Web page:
Warning: Declaration of thesis_comment::start_lvl(&$output, $depth, $args) should be compatible with Walker::start_lvl(&$output, $depth = 0, $args = Array) in /nfs/c05/h06/mnt/83305/domains/danblank.com/html/blog/wp-content/themes/thesis_18/lib/classes/comments.php on line 155

Warning: Declaration of thesis_comment::end_lvl(&$output, $depth, $args) should be compatible with Walker::end_lvl(&$output, $depth = 0, $args = Array) in /nfs/c05/h06/mnt/83305/domains/danblank.com/html/blog/wp-content/themes/thesis_18/lib/classes/comments.php on line 155

Warning: Declaration of thesis_comment::start_el(&$output, $comment, $depth, $args) should be compatible with Walker::start_el(&$output, $object, $depth = 0, $args = Array, $current_object_id = 0) in /nfs/c05/h06/mnt/83305/domains/danblank.com/html/blog/wp-content/themes/thesis_18/lib/classes/comments.php on line 155

Warning: Declaration of thesis_comment::end_el(&$output, $comment, $depth, $args) should be compatible with Walker::end_el(&$output, $object, $depth = 0, $args = Array) in /nfs/c05/h06/mnt/83305/domains/danblank.com/html/blog/wp-content/themes/thesis_18/lib/classes/comments.php on line 155
A Rebirth of Reading, Writing, Learning and Creating

A Rebirth of Reading, Writing, Learning and Creating

by Dan Blank on December 26, 2007

Last week, The New Yorker has an article titled: “Twilight of Books: What will life be like if people stop reading?” The article rattles off statistics about how much less we read as a culture, and statements like this:

 “More alarming are indications that Americans are losing not just the will to read but even the ability.”

 It’s a fascinating article, and not a simple black and white issue. But I would like to look at what we have gained as new media and the internet have entered our world.

I would argue that we have experienced the following:

  • A rebirth of reading, albeit in new forms.
    The web is filled with language, and the primary source of communication on it is through text. We are exposed to a seemingly infinite amount of content, much of it free. Also – with email, social networks, blogs and other new tools for communicating, we find ourselves reading constantly. See the image to the right for the stack of reading I had a couple weeks ago. On the computer screen are my unread RSS feeds. Luckily, I am all caught up now!

  • A rebirth of writing, albeit in new forms.
    The web has given anyone with a computer and network connection the ability to share their writing with the world. And people have done so in droves. Blogs, wiki’s, social networks, user-generated content, and the like have seen an explosion in people writing constantly online. And that’s not even mentioning email and instant messaging.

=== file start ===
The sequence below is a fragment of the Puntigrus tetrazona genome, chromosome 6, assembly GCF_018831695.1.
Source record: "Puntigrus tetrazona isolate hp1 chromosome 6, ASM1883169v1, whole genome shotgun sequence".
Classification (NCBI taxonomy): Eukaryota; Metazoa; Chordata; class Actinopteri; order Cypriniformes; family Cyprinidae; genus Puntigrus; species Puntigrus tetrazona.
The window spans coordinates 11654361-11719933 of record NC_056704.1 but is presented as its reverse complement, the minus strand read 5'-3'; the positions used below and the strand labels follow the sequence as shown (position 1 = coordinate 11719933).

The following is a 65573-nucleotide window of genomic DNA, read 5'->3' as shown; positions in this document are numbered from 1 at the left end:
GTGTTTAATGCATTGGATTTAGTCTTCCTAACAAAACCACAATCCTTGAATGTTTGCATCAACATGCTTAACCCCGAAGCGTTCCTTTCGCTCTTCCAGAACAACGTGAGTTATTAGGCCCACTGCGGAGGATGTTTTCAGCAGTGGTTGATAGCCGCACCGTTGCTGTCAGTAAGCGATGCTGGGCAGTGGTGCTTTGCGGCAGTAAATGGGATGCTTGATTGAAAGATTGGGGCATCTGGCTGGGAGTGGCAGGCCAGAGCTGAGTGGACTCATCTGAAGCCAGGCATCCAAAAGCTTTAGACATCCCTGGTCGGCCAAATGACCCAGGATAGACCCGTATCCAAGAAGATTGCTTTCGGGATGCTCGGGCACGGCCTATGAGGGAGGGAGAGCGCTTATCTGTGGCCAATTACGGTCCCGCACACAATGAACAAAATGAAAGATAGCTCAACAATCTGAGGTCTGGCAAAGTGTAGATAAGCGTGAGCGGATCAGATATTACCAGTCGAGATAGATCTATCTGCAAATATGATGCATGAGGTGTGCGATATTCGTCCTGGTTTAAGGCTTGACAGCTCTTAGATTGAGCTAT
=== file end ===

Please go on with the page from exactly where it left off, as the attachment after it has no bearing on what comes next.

There is another key distinction here: people are writing with the knowledge that it can and will be read by large groups of people, many of whom they won’t know personally. Even our personal online communications are in many ways, mass communications.

  • A rebirth of learning.
    I am still blown away by the fact that universities are putting their courses online for free. The New York Times had another article this week on the topic. Explaining how an MIT physics professor has found a worldwide audience for his lectures.

    As the cost of getting a college degree escalates, the price of knowledge, access, and education has come to zero in many cases. You can access almost any news source for free, anywhere in the world. You can access University courses for free. You can connect with experts on forums, blogs, and through email. Simply amazing.

  • A rebirth of creating.
    The web has become a massive playground, and an entire generation is growing up pushing the “post” and “send” buttons. We are becoming unafraid to express ourselves, to connect with inspiration, and to be recognized for skills that would otherwise be lost from the view of the world.

    And I am not just talking about the creative arts like drawing, video, performance and writing. An accountant in Montana can create a compelling community or blog around their passion. They can create resources that others connect with.

    A recent report from Pew indicates:

    "Content creation by teenagers continues to grow, with 64% of online teenagers ages 12 to 17 engaging in at least one type of content creation, up from 57% of online teens in 2004."

    Simply stated: the barrier to entry for creation and distribution has lowered to just about zero.

Previous post:

Next post: